Backpackers walking through we did not refuse or charge. Hunters the same though we asked them to unload their guns and hold them pointed down while walking or riding horses. Actual serious hunters I found to be a good lot, respectful of the forest and safety. But there are the undisciplined guys with booze and guns during hunting season. And there are guys who just like to carry guns and use them anywhere regardless of the season. I can remember once over by the Arroyo Seco walking up to a man with an automatic weapon like you see in movies. He'd been unloading it randomly into the hillside across the river. "Pardon me sir," I said. "But I'd appreciate it if you didn't fire that thing like that. I have friends over there coming in on a trail." I added that a teenage acquaintance when I was growing up had killed a man by shooting randomly and illegally into national forest in Colorado, learned it when the man's son came running out crying.
Bill and Jim and their wives were the caretakers of Tassajara when we bought it. They stayed till Suzuki segregated the baths. Bill was a tall, serious fellow. One day there were shots coming from Grasshopper Flats. Bill and Jim walked out to see what was up. There were a couple of guys, one with a bottle of Jack Daniels and the other with a rifle shooting at trees. Bill went up to them and said that they were on private property and that they had to go elsewhere to use the gun. "Yeah, and who's gonna stop me," the guy said, pointing his rifle at Bill. "I am," said Bill, stepping up to him and taking the rifle. "I'll keep it in the office for you."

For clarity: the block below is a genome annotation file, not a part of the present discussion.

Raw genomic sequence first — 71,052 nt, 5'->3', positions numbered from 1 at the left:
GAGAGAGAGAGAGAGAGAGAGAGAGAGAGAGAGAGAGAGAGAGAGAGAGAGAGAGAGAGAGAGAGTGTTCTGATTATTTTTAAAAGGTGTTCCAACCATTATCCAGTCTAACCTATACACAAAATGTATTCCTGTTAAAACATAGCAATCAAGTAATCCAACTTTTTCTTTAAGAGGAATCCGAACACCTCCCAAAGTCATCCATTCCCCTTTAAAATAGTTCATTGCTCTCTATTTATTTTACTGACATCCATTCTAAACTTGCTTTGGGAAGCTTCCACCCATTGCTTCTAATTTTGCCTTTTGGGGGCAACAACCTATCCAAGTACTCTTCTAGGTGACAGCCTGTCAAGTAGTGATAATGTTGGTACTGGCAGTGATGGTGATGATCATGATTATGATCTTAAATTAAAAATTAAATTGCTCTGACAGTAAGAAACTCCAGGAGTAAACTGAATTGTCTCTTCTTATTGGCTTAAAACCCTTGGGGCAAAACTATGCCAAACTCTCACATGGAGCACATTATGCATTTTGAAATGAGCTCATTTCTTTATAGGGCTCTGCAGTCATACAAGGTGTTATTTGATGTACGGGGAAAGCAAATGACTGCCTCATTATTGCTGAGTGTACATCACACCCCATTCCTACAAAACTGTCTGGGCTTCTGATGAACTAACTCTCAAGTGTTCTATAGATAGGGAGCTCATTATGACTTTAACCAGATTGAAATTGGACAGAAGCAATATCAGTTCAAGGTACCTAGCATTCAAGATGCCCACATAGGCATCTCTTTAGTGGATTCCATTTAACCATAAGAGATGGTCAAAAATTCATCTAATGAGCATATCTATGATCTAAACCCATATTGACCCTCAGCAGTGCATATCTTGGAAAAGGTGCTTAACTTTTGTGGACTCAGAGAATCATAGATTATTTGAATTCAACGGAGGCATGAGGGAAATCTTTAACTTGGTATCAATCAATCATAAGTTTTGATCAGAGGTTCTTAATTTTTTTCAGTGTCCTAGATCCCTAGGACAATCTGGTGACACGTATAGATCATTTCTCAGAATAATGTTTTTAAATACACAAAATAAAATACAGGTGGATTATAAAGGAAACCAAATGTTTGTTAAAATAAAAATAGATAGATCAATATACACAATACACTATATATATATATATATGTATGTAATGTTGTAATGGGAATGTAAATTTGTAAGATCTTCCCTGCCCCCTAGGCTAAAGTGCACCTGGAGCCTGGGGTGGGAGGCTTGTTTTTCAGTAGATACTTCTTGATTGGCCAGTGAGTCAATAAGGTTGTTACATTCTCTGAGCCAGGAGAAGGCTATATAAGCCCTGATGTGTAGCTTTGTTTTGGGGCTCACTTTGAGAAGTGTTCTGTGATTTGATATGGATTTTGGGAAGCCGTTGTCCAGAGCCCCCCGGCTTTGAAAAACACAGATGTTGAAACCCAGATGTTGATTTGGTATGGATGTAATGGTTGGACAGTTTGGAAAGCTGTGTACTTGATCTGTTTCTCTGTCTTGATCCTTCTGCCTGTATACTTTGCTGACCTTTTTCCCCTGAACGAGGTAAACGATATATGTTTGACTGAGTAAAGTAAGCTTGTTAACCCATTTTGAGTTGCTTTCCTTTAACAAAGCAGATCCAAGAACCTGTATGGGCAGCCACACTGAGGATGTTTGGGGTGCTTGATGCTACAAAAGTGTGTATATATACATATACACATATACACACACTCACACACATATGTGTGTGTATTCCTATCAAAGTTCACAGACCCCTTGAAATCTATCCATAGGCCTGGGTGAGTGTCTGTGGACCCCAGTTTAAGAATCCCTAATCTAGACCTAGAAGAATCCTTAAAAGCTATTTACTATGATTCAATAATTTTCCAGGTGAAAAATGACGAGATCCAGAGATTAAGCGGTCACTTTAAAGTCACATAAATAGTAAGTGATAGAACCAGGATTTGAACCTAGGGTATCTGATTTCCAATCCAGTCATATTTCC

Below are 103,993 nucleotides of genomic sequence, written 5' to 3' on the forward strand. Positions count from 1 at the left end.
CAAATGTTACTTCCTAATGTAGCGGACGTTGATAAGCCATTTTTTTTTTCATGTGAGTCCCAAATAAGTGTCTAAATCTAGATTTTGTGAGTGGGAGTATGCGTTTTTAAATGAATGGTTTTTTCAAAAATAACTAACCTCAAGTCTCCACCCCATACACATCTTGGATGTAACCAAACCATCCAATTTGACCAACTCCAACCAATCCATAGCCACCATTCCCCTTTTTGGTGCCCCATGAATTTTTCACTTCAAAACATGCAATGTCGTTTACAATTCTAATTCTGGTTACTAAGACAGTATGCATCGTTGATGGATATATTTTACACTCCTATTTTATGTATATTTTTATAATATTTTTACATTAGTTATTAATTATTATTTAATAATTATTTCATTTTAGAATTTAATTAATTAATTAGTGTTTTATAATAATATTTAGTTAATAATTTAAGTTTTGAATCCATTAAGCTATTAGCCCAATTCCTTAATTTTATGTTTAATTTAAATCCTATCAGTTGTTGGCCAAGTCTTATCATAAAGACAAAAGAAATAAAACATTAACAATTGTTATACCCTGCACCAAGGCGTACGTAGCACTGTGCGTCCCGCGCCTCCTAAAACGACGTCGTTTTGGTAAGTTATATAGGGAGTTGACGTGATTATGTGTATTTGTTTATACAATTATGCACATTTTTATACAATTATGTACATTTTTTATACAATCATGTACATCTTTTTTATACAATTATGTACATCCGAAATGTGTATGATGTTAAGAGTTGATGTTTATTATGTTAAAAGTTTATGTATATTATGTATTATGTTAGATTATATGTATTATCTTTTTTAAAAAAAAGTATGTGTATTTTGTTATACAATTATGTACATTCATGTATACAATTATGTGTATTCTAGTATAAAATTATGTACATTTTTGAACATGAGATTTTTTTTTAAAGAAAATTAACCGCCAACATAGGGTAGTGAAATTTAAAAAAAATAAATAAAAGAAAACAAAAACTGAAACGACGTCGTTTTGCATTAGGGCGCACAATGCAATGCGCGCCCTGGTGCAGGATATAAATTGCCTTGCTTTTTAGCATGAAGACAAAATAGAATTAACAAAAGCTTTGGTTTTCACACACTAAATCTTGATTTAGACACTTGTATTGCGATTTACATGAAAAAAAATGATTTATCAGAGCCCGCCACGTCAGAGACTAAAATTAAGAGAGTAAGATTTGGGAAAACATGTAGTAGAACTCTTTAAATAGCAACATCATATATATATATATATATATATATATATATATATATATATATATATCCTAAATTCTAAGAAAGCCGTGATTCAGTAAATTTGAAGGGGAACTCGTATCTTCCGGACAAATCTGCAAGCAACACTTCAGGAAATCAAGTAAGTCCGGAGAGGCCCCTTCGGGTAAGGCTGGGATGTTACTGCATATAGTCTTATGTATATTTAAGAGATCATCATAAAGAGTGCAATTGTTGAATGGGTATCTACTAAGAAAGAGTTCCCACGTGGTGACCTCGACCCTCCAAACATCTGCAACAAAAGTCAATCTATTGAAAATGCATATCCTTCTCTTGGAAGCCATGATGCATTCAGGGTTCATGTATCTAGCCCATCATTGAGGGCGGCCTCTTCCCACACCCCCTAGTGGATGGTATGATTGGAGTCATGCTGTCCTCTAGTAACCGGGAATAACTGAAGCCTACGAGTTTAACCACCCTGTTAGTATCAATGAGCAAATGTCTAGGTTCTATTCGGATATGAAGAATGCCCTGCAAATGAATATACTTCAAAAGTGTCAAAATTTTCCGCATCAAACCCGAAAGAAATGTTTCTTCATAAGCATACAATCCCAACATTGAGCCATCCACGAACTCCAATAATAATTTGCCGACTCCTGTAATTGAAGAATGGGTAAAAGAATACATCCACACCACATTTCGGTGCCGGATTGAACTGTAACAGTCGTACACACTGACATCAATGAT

Another catagory of folks who could come in anytime for free was, of course, public servents - forest rangers, sherrifs, building and health inspectors. Didn't happen much. We were so remote. We'd offer them the baths, food, tours. Usually they'd just want a cup of coffee but would accept a loaf of whole grain bread upon departure. Always had good relations with the powers that be. There was so much survelance going on back then that we assumed undercover FBI agents were coming in sometimes to check us out or look for someone. We'd speculate on whether one of us was undercover FBI. That would be an awfully demanding infiltration.
There was a scene before the opening of the first practice period with a woman who wanted to stay and be an artist in residence but not to have to follow any schedule. She was insistent but so was Baker. I recall her in some bushes by the dorm with a candle and a kitchen knife. I was worried she was going to hurt someone. She did. Herself. Gouged her had with the knife. I recall Baker carrying her to a car kicking and screaming to be given a ride to Monterey or San Francisco after her hand was bandaged.